One of the main terms in lean UX is MVP. Minimum viable products are extremely useful in all situations since they focus on launching a product that has core features, and the rest is finished afterward. This way, you can generate money and collect valuable feedback, in order to improve your product.

Iterations provide better efficiency

Lean UX is all about iterating quickly and efficiently. Instead of spending months perfecting a design, Lean UX allows you to create a Minimum Viable Product (MVP) and put it in front of users to get feedback. This approach makes it easy to identify what’s working and what isn’t, so you can make improvements and keep moving forward. By releasing early and often, you can also reduce the risk of wasting time and money on features that your users don’t need or want.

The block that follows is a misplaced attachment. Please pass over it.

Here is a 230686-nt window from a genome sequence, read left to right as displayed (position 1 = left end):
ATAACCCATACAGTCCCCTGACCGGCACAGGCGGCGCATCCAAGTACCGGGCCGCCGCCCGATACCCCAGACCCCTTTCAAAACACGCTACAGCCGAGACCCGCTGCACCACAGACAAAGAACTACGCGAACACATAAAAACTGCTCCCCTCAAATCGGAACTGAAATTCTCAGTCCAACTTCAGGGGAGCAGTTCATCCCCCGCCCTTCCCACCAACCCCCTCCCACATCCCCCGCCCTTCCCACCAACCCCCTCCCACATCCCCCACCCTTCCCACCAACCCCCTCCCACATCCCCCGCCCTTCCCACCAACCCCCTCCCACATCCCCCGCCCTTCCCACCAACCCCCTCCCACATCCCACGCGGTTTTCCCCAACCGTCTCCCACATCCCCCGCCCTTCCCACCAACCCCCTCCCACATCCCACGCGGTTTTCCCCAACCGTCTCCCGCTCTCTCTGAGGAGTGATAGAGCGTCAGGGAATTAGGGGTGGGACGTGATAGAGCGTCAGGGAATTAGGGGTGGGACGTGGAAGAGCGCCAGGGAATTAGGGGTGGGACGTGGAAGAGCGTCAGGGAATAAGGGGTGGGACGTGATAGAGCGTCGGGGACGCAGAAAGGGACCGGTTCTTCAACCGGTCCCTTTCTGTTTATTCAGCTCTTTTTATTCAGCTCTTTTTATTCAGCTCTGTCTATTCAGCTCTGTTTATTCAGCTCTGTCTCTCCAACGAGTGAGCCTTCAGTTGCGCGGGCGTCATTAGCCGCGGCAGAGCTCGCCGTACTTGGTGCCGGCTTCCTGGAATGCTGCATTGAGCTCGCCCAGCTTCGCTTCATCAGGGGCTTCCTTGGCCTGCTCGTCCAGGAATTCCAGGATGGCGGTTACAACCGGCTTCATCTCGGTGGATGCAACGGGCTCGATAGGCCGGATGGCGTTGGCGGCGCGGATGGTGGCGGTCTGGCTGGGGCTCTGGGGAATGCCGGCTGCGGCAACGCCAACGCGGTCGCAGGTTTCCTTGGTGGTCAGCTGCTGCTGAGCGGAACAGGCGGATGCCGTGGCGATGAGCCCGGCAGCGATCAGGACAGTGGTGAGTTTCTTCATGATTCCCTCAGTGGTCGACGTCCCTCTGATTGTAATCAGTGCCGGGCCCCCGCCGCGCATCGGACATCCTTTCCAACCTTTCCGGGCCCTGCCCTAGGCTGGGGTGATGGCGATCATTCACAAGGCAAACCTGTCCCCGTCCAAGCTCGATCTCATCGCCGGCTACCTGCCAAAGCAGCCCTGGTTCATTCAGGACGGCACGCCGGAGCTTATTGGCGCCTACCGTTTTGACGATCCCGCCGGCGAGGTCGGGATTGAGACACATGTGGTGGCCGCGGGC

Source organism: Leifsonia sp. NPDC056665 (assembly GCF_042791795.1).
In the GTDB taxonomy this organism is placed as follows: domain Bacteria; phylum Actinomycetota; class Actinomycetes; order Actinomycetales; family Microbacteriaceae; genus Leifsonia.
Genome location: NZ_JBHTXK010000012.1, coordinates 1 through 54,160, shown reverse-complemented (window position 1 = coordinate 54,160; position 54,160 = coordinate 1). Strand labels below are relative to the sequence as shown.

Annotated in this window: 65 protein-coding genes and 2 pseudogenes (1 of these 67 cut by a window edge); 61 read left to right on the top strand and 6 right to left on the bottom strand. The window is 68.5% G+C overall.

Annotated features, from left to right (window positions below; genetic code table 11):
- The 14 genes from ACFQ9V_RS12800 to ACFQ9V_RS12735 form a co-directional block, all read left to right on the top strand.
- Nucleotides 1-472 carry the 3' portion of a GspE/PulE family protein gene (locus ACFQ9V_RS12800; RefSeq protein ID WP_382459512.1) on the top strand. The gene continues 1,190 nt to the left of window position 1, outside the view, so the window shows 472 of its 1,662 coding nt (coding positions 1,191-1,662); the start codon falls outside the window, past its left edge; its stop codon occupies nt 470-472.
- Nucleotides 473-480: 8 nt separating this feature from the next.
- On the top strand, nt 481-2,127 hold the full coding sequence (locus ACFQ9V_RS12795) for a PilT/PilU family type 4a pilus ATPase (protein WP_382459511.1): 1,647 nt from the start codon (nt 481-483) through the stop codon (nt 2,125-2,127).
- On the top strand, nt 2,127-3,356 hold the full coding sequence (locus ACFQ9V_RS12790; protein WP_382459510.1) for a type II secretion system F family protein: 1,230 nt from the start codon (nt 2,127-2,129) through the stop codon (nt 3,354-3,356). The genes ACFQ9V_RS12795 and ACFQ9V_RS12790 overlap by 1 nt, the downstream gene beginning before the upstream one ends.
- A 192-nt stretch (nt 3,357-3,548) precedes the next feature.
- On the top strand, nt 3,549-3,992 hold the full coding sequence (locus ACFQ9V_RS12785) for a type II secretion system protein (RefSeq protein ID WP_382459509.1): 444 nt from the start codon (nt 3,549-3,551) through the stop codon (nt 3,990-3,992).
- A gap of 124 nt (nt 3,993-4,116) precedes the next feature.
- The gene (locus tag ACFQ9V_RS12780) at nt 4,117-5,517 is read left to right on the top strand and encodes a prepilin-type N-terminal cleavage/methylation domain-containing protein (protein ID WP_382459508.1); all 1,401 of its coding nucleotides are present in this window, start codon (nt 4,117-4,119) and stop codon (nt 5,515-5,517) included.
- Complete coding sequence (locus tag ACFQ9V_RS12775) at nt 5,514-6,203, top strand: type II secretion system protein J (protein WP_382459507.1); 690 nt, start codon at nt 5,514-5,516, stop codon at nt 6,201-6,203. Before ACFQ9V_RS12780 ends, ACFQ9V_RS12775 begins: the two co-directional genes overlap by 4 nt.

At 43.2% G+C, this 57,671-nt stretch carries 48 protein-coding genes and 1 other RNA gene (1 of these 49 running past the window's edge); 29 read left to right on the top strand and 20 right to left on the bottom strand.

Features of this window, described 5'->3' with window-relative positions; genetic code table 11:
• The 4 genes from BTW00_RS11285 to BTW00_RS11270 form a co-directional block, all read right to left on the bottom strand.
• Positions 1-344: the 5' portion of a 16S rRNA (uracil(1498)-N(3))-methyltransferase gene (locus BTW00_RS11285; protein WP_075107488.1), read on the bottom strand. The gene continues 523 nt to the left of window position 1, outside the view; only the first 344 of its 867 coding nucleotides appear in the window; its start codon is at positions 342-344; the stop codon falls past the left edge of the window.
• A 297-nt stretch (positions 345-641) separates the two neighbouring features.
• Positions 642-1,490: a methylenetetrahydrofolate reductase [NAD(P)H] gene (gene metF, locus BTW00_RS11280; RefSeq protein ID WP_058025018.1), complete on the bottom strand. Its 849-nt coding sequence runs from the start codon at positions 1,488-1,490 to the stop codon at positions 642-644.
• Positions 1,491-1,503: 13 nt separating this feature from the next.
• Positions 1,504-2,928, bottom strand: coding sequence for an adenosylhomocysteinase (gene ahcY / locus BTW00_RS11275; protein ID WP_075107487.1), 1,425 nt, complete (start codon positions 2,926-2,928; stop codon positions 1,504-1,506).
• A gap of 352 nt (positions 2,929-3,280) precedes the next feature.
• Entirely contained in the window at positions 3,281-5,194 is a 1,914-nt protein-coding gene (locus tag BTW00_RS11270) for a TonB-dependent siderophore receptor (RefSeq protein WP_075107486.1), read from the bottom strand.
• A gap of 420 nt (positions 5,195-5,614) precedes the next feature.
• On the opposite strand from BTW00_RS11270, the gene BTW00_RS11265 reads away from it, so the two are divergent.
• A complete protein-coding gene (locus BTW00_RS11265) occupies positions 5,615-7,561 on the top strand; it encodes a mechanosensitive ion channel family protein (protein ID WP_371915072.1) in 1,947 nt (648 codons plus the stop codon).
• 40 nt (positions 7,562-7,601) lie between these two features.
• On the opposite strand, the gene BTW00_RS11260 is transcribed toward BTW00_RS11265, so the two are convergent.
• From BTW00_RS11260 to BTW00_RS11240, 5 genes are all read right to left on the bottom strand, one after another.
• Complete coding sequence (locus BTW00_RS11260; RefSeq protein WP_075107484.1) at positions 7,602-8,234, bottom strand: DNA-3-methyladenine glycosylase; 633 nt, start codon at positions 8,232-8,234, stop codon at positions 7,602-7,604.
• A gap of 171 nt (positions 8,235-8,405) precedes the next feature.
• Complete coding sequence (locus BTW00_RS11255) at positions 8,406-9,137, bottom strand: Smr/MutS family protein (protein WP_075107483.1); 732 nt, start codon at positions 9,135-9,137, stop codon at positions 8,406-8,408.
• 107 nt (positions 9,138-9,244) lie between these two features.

Here’s a practical example:

Let’s say you’re building a new app for managing your finances. Instead of spending six months developing all of the features, you think people might need, you decide to create an MVP with just a few key features, such as the ability to add and categorize expenses. You release the MVP to a small group of users and get feedback on what they like and what they don’t like. Based on this feedback, you can quickly iterate and make improvements to the app, such as adding the ability to set savings goals or integrating with popular accounting software.

By continuously iterating and improving, you can create a product that better meets the needs of your users, all while minimizing the risk of wasting time and money on features that may not be useful.

Lean UX revolves around the user

User experience designers need to be familiar with both User-Centered Design and Lean UX, as the two methodologies are markedly similar in nature.